This I Believe

Kristine - Wichita, Kansas
Entered on December 2, 2006
Age Group: 50 - 65
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I use to know exactly what I believed in, God, my family, the sanctity of childhood, the value of education and the arts, the responsibility we have to make life easier for one another and the need to connect with and protect the earth. I not only knew these things I felt them with every breath I took. I could talk passionately concerning these subjects with a bravado that clearly put me in the category of “odd” by most and “lovable but quirky” by those who pictured me in a more favorable light. How was it then, that when I sat down to participate in NPR’s “This I Believe” essay project I came up completely blank? Writing was a hobby of mine, poetry primarily, often in the form of prayers that helped me come to terms with the events of my life. Lately, I had been going through a dry spell where all of my feelings felt tangled up. It reminded me of an old fashioned telephone switch board with all of the lines plugged into the wrong outlets. I knew that there were messages being sent, I just could not clearly hear them. Participating in this writing project seemed like it might help me reconnect to myself and untangle these wires, and yet try as I might my voice did not come.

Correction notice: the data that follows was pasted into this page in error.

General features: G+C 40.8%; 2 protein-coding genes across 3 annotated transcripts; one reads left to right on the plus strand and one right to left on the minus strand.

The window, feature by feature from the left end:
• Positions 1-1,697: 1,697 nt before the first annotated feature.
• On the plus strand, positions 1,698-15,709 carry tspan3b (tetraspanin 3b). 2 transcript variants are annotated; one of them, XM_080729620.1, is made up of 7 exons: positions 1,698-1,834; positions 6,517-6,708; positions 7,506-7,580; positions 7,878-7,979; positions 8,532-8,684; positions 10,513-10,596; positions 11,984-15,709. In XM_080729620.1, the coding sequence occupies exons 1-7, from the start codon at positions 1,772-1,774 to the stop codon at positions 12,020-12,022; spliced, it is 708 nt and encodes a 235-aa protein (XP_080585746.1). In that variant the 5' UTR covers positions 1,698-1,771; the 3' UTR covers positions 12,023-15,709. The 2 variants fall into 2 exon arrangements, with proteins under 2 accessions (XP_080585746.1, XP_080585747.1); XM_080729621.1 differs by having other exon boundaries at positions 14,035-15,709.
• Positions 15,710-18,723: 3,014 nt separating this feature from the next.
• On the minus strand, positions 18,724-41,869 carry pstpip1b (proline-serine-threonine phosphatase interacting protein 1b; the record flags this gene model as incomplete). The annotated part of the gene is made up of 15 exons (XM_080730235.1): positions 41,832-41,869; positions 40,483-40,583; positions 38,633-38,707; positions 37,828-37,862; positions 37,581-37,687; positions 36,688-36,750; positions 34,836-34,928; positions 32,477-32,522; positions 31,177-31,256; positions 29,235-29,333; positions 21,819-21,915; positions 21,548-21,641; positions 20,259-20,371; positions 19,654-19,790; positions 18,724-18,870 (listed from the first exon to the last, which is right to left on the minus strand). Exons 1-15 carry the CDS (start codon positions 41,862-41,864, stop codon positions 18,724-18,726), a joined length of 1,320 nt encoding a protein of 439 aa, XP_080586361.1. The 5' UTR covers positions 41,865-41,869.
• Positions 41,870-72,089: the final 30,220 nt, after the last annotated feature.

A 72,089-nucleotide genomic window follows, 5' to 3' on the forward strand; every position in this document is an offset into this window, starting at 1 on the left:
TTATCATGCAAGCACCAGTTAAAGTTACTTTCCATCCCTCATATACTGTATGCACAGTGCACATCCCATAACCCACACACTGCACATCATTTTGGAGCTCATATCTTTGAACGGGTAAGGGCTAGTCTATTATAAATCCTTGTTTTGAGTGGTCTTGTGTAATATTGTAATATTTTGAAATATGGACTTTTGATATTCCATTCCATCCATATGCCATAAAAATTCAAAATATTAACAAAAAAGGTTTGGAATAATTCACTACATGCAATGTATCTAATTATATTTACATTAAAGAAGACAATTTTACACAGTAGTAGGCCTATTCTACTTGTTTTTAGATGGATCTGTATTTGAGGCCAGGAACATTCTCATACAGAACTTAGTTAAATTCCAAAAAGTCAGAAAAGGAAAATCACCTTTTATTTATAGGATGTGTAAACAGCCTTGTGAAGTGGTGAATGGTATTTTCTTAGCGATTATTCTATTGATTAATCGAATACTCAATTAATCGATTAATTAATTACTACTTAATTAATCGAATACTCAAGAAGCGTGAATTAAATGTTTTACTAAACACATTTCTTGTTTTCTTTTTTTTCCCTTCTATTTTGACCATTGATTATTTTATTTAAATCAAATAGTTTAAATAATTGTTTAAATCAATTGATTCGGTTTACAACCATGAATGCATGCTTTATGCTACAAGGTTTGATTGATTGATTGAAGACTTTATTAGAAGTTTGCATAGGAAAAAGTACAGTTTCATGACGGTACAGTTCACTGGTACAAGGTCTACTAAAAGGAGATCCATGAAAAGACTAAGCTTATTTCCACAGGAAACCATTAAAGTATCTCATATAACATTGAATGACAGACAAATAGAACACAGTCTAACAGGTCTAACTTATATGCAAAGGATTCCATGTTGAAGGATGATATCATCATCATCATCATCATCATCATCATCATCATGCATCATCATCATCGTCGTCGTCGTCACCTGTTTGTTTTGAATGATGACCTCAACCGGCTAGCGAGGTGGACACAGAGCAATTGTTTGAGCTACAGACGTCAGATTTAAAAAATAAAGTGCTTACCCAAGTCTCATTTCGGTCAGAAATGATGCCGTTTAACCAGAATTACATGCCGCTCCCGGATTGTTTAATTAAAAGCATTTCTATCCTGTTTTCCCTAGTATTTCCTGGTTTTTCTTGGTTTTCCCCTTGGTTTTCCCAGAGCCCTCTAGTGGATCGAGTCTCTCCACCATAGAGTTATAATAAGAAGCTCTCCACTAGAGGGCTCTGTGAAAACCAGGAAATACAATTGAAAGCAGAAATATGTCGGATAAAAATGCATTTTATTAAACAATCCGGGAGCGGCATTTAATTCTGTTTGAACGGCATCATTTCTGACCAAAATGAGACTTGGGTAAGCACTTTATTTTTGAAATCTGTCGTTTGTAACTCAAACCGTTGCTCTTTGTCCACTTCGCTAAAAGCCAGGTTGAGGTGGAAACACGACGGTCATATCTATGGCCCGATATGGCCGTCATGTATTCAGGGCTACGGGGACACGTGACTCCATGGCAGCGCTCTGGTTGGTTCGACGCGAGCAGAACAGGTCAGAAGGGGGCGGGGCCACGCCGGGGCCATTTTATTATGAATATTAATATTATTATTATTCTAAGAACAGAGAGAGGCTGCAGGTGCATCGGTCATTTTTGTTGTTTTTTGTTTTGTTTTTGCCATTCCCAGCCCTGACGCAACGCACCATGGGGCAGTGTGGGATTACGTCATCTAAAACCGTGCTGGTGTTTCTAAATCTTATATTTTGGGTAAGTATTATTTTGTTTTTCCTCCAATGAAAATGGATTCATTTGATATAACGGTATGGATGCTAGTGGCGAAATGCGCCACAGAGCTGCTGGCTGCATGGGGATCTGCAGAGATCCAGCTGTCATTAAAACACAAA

My mom died this year. It was not an untimely death; she had lived an excellent life and was loved and respected by many. She had been granted the grace to remain a central force in the life of her children, a confidant, an advisor, a woman of great creativity and amazing problem solving skills. I have faith in all the sweet stories of heaven and no doubt that we will be together again and yet when she left this earth it was as if much of me evaporated. She had been my mirror. I knew who I was because I saw it reflected in her eyes, my voice was strong because hers was close by and I was able to embrace my challenges because she was always my champion. When she left this earth my heart broke. And so for today, “This is what I believe.” All of us have a fundamental right to grieve. We do not have to keep up appearances; we are allowed to drop out for a time. We do not have to be profoundly insightful or even demonstrate our unshakable faith. We can simply sit in our sorrow, draw a circle around ourselves and take the time to heal.

“When we’ve walked though the shadows alone long enough, when the ache in our heart is no longer so rough” we will once again return to be present to our purpose.